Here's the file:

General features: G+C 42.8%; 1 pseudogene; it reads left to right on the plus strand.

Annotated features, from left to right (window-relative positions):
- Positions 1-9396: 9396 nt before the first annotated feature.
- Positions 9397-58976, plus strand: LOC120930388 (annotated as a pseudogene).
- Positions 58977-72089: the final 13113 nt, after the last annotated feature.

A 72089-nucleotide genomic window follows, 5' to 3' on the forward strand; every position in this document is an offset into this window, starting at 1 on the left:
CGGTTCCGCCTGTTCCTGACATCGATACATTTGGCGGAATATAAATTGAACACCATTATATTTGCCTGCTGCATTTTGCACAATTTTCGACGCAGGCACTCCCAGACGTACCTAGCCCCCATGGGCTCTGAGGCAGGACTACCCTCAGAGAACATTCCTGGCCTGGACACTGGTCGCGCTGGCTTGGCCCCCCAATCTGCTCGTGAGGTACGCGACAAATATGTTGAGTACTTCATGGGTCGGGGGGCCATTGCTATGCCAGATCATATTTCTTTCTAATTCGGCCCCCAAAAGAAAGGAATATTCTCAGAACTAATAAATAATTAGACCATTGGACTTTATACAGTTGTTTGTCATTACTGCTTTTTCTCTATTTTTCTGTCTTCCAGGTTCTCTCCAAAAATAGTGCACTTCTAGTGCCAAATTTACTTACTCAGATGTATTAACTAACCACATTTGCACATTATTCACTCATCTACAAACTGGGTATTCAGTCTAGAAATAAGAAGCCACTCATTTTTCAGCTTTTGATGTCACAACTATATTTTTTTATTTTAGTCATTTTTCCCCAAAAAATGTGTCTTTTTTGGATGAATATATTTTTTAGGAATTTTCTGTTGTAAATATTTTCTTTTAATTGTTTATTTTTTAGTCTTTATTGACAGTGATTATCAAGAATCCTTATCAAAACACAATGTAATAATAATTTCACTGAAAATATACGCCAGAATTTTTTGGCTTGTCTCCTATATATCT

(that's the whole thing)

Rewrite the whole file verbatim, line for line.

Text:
General features: G+C 42.8%; 1 pseudogene; it reads left to right on the plus strand.

Annotated features, from left to right (window-relative positions):
- Positions 1-9396: 9396 nt before the first annotated feature.
- Positions 9397-58976, plus strand: LOC120930388 (annotated as a pseudogene).
- Positions 58977-72089: the final 13113 nt, after the last annotated feature.

A 72089-nucleotide genomic window follows, 5' to 3' on the forward strand; every position in this document is an offset into this window, starting at 1 on the left:
CGGTTCCGCCTGTTCCTGACATCGATACATTTGGCGGAATATAAATTGAACACCATTATATTTGCCTGCTGCATTTTGCACAATTTTCGACGCAGGCACTCCCAGACGTACCTAGCCCCCATGGGCTCTGAGGCAGGACTACCCTCAGAGAACATTCCTGGCCTGGACACTGGTCGCGCTGGCTTGGCCCCCCAATCTGCTCGTGAGGTACGCGACAAATATGTTGAGTACTTCATGGGTCGGGGGGCCATTGCTATGCCAGATCATATTTCTTTCTAATTCGGCCCCCAAAAGAAAGGAATATTCTCAGAACTAATAAATAATTAGACCATTGGACTTTATACAGTTGTTTGTCATTACTGCTTTTTCTCTATTTTTCTGTCTTCCAGGTTCTCTCCAAAAATAGTGCACTTCTAGTGCCAAATTTACTTACTCAGATGTATTAACTAACCACATTTGCACATTATTCACTCATCTACAAACTGGGTATTCAGTCTAGAAATAAGAAGCCACTCATTTTTCAGCTTTTGATGTCACAACTATATTTTTTTATTTTAGTCATTTTTCCCCAAAAAATGTGTCTTTTTTGGATGAATATATTTTTTAGGAATTTTCTGTTGTAAATATTTTCTTTTAATTGTTTATTTTTTAGTCTTTATTGACAGTGATTATCAAGAATCCTTATCAAAACACAATGTAATAATAATTTCACTGAAAATATACGCCAGAATTTTTTGGCTTGTCTCCTATATATCT